“Human beings have the biological equivalent of a sports car between their ears….But you would not jump into a fast sports car and jam on the accelerator if somebody hadn’t told you where the brakes are” – Stephen Hayes

ACT Explained

Mental Brakes to Prevent Mental Breaks

In the words of Dr Steven Hayes, often hailed as the father of Acceptance and Commitment Training (ACT), human beings have the biological equivalent of an advanced sport car between our ears. However, you would not let someone drive such a vehicle without telling them where the brakes are! Here at Anxious to Zen we not only tell them where the brakes are but how to use them.

ACT is one of the relatively ‘new wave’ of therapeutic interventions and lends itself towards group training as it is transdiagnostic and based on a set of principles.

In practical terms this means getting 30 people in a room and teaching them these principles regardless of how their personal issues manifest. This in turn makes it a cost effective solution for businesses looking to improve the wellbeing of their staff, reduce absenteeism, increase focus and improve staff retention.

Psychological Flexibility

At its heart is the cultivation of Psychological Flexibility otherwise known as Resilience. Learning how to define what is important and set that as your direction regardless of the narrative and emotions created by the mind.

ACT is based on a branch of science called Relational Frame Theory (RFT) and describes how, as humans, we learn in response to our environment and experiences to create ‘frames’ around certain contexts.

In a somewhat simplified manner, a frame consists of an experience (context), reflections and thoughts on the experience, emotions or feelings elicited by those reflections, and ultimately, actions or behaviours in reaction to the thoughts and emotions.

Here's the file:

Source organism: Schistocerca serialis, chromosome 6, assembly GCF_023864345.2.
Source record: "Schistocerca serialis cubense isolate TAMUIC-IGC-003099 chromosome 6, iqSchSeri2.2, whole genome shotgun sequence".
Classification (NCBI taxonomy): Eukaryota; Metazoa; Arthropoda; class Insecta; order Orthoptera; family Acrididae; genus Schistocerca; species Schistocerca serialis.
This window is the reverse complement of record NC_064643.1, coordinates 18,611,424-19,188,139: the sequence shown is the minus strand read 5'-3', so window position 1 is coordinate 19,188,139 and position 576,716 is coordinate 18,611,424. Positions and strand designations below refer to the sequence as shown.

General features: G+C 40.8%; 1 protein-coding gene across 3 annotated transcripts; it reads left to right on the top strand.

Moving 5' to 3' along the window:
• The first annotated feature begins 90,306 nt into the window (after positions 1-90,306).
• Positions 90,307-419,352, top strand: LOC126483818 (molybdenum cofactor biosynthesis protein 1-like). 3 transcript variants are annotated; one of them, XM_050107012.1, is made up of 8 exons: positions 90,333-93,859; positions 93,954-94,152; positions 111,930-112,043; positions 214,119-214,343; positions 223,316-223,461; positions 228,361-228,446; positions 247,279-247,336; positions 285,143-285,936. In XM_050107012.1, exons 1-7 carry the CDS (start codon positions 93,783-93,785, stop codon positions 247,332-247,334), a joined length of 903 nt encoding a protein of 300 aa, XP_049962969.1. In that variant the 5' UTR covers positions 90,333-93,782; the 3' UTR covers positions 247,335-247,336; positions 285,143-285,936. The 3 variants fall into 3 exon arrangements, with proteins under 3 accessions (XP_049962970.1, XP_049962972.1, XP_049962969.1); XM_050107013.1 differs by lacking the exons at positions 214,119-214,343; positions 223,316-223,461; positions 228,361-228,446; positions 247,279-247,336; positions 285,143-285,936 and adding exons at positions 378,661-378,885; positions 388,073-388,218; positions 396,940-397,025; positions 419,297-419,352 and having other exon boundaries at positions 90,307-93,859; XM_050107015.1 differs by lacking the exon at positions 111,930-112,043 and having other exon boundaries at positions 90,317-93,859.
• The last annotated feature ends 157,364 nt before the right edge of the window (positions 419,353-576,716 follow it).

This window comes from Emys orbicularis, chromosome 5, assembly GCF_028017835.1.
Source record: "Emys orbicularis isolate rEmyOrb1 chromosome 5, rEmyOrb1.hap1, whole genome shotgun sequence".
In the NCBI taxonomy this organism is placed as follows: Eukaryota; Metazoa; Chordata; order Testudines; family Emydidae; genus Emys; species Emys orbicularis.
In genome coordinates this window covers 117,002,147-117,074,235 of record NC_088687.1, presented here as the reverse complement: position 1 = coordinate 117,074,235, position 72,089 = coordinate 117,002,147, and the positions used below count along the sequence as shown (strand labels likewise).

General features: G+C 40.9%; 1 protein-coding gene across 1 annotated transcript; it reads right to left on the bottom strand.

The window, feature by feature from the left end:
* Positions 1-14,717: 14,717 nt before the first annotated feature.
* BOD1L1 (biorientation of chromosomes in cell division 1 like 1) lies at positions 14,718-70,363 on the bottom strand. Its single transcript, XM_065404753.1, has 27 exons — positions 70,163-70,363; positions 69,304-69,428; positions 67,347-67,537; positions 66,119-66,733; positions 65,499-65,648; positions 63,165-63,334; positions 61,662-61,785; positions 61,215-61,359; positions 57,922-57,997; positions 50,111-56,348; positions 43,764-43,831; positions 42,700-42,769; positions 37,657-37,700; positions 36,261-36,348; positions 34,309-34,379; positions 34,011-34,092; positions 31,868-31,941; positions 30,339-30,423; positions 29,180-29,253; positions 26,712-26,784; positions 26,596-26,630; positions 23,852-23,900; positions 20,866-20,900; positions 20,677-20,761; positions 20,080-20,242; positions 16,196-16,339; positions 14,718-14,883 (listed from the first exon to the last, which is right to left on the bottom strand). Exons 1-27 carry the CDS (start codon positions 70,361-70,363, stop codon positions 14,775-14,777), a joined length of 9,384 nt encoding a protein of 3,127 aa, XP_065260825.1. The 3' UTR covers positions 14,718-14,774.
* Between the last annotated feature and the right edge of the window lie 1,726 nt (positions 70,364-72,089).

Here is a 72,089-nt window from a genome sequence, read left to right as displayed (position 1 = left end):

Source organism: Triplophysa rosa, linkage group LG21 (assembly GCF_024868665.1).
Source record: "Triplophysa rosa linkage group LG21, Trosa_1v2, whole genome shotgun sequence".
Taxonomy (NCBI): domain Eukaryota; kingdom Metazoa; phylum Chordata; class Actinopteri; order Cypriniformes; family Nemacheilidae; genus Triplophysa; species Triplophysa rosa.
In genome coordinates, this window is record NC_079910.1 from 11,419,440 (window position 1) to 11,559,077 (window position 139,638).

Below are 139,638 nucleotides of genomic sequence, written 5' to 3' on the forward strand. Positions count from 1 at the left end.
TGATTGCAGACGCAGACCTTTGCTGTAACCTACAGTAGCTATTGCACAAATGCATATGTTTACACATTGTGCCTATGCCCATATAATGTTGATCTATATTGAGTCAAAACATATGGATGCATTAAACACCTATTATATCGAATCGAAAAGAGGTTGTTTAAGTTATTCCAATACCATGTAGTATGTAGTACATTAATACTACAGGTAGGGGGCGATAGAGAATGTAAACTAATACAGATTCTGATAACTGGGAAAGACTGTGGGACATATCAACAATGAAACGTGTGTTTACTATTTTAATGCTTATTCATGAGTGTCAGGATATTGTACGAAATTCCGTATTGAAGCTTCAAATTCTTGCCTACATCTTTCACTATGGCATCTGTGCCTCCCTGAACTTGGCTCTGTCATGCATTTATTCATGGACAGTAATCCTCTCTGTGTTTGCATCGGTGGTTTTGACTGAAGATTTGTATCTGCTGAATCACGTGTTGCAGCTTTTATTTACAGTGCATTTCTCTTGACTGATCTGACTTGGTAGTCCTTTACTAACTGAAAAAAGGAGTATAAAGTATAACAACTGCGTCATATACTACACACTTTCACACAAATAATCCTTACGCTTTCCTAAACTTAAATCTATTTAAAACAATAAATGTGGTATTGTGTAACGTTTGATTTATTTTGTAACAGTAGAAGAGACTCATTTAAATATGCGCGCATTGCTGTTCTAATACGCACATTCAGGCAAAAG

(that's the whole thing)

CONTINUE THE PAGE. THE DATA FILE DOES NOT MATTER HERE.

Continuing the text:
Adaptive vs. Maladaptive Responses

This can be very adaptive as we change in response to our environment to keep moving forward and growing as individuals.  Through this mechanism we resolve issues, and it can be said that we have created a ‘positive’ adaptation.

Stress and Maladaptive Anxiety start in the same way but the ultimate actions and behaviours can be said to be dysfunctional. These behaviours may include procrastination in decision making, avoidance of people, places or things, use of distractions including drugs and alcohol, none of which are long-term ‘workable’ behaviours.

In our courses we explain how frames form and how our choices can either reinforce a frame or undermine a frame. We look to teach people how to reinforce adaptive frames and undermine maladaptive frames.

Three Core Principles

The core principles in ACT are Openness, Awareness and Intention.

The Anxious to Zen training explains these principles and how to apply them in our daily lives.

Whilst the course is ACT based it also leverages elements of neuroscience to support the process.

ACT is ‘experiential’ – it needs to be lived. In the words of Russ Harris, the Psychotherapist instrumental in popularising ACT, we can use the tools in ACT to help people get out of their heads and back into their lives.

The course does not use complex jargon and is pitched at a level for anyone to understand.

With engagement in the process anyone, not just people who present as anxious, depressed or stressed, are likely to see benefits in their lives through this work.

How Can We Help?

Anxious to Zen offers a range of training products that allow Businesses to super-charge their employees and individuals to reach their potential. Select an option below to read more…

Since the pandemic, 81% of workplaces have increased their focus on employee mental health, but 1 in 3 employees still feel it’s inadequate

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